In this case, because the PDST of the ADD instruction also resulted in CAM1 matches for entries 7 and 11, the result data from the ADD instruction is written into the second source data fields (SRC2 DATA) of the exclusive OR and logical AND operations, the write enables for those fields having been asserted by the match bit from second source operand CAM1 240.
Fortuitously, the CAM 1 match performed during dispatch of the subtract operation can be used to determine again the readiness of instructions for dispatch. This obviates the need to provide storage for the previously determined ready state (which is another embodiment of the invention). The CAM1 match determines that the XOR and AND operations are ready. However, the CAM1 match bit for the SUBTRACT instruction is not used to determine again the readiness of that instruction because that would result in multiple dispatches of the SUBTRACT instruction. Thus, although the subtract operation uses the CAM1 match bit for controlling the EU bypass multiplexer 260 and the write enables of the RS 118 entries, the ready logic for the entry containing the subtract operation is disabled by the scheduler 250 after scheduling that instruction for dispatch. This operation is performed by resetting an entry valid bit (not shown) in the RS 118, which is fed to the ready logic 240 for each entry. In general, the ready logic for any instruction entry is disabled after it has been scheduled to prevent multiple dispatches of the same instruction.
After the XOR and AND operations have been found ready, the scheduler 250 arbitrates between t he two instructions and selects the XOR entry for dispatch according to the FIFO algorithm used in this example. The XOR entry is then dispatched. Because the result data WRITE BACK stage of the add uop coincides with the SCHEDULE stage of the XOR uop, the result data is already stored in the XOR SRC2 DATA by the entry at the time the XOR uop is dispatched, thereby providing the source operand data to the IEU 116. Because the previous result data is available from the RS entry, the EU bypass multiplexer 260 is disabled by the reservation station after the result data has been written into the RS in order to prevent bypassing.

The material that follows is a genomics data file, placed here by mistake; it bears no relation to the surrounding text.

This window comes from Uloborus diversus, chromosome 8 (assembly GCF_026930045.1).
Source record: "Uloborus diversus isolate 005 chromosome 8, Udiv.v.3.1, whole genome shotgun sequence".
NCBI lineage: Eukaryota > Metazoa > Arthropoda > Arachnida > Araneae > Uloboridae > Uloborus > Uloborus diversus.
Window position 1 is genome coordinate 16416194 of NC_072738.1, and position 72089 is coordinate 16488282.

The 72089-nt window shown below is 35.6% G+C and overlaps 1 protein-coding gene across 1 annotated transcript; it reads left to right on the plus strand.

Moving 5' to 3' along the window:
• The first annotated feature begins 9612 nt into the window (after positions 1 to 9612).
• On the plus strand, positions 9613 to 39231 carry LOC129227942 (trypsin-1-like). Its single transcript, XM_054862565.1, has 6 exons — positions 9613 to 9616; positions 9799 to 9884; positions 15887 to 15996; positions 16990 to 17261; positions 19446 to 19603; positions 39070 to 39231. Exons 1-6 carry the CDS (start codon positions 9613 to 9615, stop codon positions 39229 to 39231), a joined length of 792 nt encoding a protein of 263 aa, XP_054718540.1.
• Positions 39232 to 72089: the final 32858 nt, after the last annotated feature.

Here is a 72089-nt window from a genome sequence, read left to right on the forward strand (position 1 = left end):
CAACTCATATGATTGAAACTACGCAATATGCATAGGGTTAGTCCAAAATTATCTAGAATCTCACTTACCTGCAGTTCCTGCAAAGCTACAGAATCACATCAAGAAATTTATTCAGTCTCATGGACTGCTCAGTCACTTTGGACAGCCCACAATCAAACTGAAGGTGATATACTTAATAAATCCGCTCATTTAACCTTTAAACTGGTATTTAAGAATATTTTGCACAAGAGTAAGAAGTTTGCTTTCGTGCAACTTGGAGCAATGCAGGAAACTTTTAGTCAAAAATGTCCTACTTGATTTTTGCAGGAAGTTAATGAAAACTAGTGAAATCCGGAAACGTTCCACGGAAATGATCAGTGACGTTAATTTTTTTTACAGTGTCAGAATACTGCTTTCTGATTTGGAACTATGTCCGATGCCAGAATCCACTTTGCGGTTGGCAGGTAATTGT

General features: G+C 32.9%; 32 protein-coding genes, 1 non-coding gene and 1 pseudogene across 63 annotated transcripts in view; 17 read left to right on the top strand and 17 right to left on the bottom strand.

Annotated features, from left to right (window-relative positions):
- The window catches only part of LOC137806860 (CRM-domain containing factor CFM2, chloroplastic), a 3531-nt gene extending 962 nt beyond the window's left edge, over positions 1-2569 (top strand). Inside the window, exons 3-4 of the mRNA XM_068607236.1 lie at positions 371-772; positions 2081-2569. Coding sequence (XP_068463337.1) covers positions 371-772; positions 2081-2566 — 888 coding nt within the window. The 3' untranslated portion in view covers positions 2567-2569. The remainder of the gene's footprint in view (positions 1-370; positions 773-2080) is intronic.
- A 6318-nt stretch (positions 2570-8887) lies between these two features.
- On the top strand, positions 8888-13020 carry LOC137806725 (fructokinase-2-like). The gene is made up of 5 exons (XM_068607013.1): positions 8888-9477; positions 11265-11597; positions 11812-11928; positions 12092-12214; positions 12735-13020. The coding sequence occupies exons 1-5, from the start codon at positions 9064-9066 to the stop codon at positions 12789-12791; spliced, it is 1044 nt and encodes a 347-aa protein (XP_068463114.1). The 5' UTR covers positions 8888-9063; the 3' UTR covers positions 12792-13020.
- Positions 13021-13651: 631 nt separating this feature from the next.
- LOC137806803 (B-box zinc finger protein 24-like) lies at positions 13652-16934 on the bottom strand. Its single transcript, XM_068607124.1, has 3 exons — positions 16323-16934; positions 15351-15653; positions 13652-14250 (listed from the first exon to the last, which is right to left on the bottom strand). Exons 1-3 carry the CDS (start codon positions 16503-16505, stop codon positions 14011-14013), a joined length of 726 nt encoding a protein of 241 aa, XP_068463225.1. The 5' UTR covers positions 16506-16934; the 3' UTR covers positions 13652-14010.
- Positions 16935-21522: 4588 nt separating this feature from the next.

Moreover, during the write back of the result data after execution of the ADD micro instruction, along with the result data that is written into entries of the reservation station 118, corresponding source valid bits are set in those entries using the write back data valid bit described above. During write back, the data from the IEU 116 is also written into the ROB 108 via the write back bus 120. All subsequent instructions, e.g., the logical AND micro operation, then use the source valid bits, which are fed into the ready logic 240, to determine whether a source operand is ready for dispatch.
Refer to FIG. 6 which illustrates in more detail the scheduler 250 to ready logic 240 interface of the present invention (of FIG. 2). The present invention includes a separate scheduler (250(a)-250(e)) for each execution unit of the present invention. As shown in FIG. 1 there is an integer execution unit 116 and a memory execution unit 117 and others within the processor. In one embodiment, the processor contains five execution units in total (some for performing integer, floating point and other computations) and each execution unit has an associated scheduler.
As shown in FIG. 6, a particular entry (e.g., instruction) of the reservation station 118 may become ready to be scheduled on any one of the schedulers because a given instruction may execute on any given and available compatible execution unit. Therefore, each entry of the reservation station transmits a separate ready line to each individual scheduler (250(a)-250(e)). The ready line generation for entry 0 of the reservation station is shown for all five schedule lines (RDY0-RDY4). Although any given instruction may utilize any of the five execution units, specific instructions are limited to certain execution units. Therefore, the purpose of the ready lines, for each entry, is to inform the schedulers to what possible execution units a given instruction can be dispatched. It is appreciated that each of the twenty entries of the reservation station generate five ready signals. It is possible that two or more ready signals, for a given entry, can be asserted assuming that that entry may execute on two or more execution units.